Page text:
Subject: South Korea unions force government to backdown 
   Date: Thu, 23 Jan 1997 21:31:34 -0600 
  From:  Scott Marshall 
     To: worldlst@rednet.org (World List for Rednet)

**South Korea unions force government to backdown**

(Reprinted from the January 25, 1997 issue of the People's
Weekly World. May be reprinted or reposted with PWW credit.
For subscription information see below)

By Fred Gaboury

In what the Financial Times of London called a "significant
climbdown," the South Korean government agreed on Jan. 21 to
bow to union demands and revise a package of repressive
legislation passed at a recent meeting of parliament.
Although the government action falls far short of meeting
the original demand of the Korean Confederation of Trade
Unions for nullification of the laws, the Financial Times
said the retreat "is expected to cause a reshuffle of
cabinet and ruling party officials."

The measures, passed at a 6 a.m. meeting from which
opposition parties were excluded on Dec. 26, ends the
"lifetime" jobs of many Korean workers, continues the ban
against the Korean Confederation of Trade Unions and gives
new investigative powers to the countries much-feared
internal intelligence service.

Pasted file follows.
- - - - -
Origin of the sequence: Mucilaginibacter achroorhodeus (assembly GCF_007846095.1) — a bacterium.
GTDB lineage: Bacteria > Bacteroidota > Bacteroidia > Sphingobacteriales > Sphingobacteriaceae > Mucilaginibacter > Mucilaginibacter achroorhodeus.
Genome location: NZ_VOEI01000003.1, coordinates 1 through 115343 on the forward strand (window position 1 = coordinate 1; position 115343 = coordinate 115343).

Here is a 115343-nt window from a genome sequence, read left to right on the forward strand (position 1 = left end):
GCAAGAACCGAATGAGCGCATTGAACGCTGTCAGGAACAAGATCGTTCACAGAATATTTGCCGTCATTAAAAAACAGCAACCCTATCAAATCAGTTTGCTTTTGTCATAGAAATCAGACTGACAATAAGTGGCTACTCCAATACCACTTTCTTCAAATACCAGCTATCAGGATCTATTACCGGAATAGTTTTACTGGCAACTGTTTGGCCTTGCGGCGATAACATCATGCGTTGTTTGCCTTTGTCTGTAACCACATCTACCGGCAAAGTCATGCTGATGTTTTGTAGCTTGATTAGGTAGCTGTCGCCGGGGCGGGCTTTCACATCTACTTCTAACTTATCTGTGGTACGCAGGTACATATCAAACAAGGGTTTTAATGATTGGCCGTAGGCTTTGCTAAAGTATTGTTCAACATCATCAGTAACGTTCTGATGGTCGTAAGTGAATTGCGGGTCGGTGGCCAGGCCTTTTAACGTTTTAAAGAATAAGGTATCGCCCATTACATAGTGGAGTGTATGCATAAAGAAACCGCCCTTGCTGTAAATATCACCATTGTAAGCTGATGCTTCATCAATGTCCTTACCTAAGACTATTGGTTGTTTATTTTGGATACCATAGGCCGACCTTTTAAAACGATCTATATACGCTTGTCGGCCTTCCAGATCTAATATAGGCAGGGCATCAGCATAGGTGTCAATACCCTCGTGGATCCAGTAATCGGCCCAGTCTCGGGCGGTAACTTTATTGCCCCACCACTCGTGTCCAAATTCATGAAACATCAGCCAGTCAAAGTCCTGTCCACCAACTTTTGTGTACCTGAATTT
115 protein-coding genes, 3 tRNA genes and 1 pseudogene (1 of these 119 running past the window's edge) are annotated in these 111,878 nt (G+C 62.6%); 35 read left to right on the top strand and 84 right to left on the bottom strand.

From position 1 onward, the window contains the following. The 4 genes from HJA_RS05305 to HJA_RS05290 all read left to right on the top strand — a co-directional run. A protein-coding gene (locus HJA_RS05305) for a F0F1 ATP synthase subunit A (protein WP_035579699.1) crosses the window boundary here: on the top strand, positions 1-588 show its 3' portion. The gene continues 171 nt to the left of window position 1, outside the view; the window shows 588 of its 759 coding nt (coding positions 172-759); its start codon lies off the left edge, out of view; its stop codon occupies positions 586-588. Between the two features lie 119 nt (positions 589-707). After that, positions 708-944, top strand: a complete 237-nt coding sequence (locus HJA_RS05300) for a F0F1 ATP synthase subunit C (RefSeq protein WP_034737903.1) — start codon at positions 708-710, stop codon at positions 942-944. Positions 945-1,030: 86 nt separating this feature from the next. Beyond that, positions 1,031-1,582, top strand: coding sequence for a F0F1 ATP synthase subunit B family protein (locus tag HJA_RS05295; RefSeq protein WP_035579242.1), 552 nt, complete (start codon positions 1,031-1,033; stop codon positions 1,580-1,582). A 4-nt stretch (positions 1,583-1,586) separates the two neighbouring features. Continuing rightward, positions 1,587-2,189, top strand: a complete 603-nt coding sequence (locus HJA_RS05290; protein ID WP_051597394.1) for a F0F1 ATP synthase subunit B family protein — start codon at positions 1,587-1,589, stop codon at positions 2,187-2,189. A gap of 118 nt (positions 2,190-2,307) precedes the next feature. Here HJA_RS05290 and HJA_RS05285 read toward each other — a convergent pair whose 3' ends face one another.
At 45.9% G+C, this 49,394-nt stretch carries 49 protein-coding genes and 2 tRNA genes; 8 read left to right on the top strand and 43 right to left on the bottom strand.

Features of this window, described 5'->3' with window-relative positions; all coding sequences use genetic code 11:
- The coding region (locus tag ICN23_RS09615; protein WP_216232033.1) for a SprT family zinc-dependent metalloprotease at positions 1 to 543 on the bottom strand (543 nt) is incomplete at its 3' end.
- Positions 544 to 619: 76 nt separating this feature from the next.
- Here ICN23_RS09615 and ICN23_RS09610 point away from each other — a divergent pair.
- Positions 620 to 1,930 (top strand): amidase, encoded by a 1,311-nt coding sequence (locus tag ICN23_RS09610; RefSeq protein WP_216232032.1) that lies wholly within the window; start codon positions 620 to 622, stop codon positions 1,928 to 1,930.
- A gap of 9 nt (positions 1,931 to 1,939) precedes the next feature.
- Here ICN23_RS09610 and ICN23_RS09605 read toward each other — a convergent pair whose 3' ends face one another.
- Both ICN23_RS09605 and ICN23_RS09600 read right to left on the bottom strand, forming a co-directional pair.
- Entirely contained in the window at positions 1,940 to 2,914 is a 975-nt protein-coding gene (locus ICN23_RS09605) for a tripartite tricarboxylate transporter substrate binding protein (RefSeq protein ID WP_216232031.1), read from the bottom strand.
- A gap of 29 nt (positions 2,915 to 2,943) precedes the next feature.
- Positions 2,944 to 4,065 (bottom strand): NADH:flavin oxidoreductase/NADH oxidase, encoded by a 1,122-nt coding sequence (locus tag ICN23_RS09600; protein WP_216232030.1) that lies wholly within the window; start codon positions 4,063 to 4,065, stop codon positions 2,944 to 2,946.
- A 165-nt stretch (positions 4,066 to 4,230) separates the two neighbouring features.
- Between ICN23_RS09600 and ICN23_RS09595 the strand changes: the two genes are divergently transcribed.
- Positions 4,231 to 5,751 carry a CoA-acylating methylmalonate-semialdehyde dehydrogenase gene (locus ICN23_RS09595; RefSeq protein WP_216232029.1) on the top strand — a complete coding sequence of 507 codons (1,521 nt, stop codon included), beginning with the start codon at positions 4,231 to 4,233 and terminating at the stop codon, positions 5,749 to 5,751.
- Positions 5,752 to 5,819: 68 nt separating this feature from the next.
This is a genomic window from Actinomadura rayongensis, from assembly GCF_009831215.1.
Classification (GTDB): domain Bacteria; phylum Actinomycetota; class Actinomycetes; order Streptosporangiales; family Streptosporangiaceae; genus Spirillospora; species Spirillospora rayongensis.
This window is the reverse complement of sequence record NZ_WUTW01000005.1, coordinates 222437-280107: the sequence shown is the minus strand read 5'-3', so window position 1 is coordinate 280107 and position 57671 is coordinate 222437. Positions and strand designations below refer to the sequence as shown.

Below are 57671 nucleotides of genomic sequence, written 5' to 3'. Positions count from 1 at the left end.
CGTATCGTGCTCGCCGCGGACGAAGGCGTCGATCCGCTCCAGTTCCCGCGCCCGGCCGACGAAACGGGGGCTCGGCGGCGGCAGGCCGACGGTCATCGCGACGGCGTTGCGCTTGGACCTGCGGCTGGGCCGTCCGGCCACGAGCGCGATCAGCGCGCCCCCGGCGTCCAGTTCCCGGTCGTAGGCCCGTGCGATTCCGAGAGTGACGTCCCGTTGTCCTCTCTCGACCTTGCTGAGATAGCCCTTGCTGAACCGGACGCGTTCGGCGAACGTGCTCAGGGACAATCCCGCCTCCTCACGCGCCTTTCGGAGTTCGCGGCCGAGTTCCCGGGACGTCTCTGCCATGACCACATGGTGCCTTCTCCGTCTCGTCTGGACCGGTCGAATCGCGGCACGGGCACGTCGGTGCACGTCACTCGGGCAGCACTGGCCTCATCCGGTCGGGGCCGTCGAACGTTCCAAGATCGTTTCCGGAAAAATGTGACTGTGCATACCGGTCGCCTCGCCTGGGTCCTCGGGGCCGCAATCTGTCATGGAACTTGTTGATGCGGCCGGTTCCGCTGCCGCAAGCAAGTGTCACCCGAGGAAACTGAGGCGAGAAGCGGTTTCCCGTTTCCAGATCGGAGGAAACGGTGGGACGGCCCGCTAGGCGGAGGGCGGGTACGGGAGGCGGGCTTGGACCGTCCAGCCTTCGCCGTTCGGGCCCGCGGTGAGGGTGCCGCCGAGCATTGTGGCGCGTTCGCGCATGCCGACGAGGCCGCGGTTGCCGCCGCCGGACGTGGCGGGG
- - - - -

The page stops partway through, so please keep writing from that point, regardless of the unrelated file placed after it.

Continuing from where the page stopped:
The retreat follows a week in which hundreds of thousands of
Korean workers - union estimates placed the number at nearly
three quarters of a million - continued a strike that began
on Dec. 26 and while South Korean President Kim Young-san
searched for a face-saving way of ending the face off.
Earlier, Kim had ordered cancellation of arrest warrants for
trade union leaders who organized the strikes and had defied
government orders to appear for questioning by prosecutors.

At its peak the strikes, organized and led by the outlawed
Korean Confederation of Trade Unions (KCTU) with some
500,000 members, closed hundreds of Korean businesses,
including most heavy industry, and enjoyed the support of
the more conservative 1.2 million-member Korean Federation
of Trade Unions (KFTU).

While KFTU leaders bowed to rank-and-file demands of support
for a two-day general strike on Jan. 14-15, they were
reluctant to authorize broader action in the face of
government threats to arrest strike leaders.

Union organizations from around the world were quick to hail
the action of their Korean colleagues. In addition to
support from the American Federation of Trade Unions, the
World Federation of Trade Unions and the International
Confederation of Trade Unions.

In a statement released last week, the Southern Queensland
Branch of the Maritime Union of Australia hailed "the
steadfast and resolute campaign of workers and their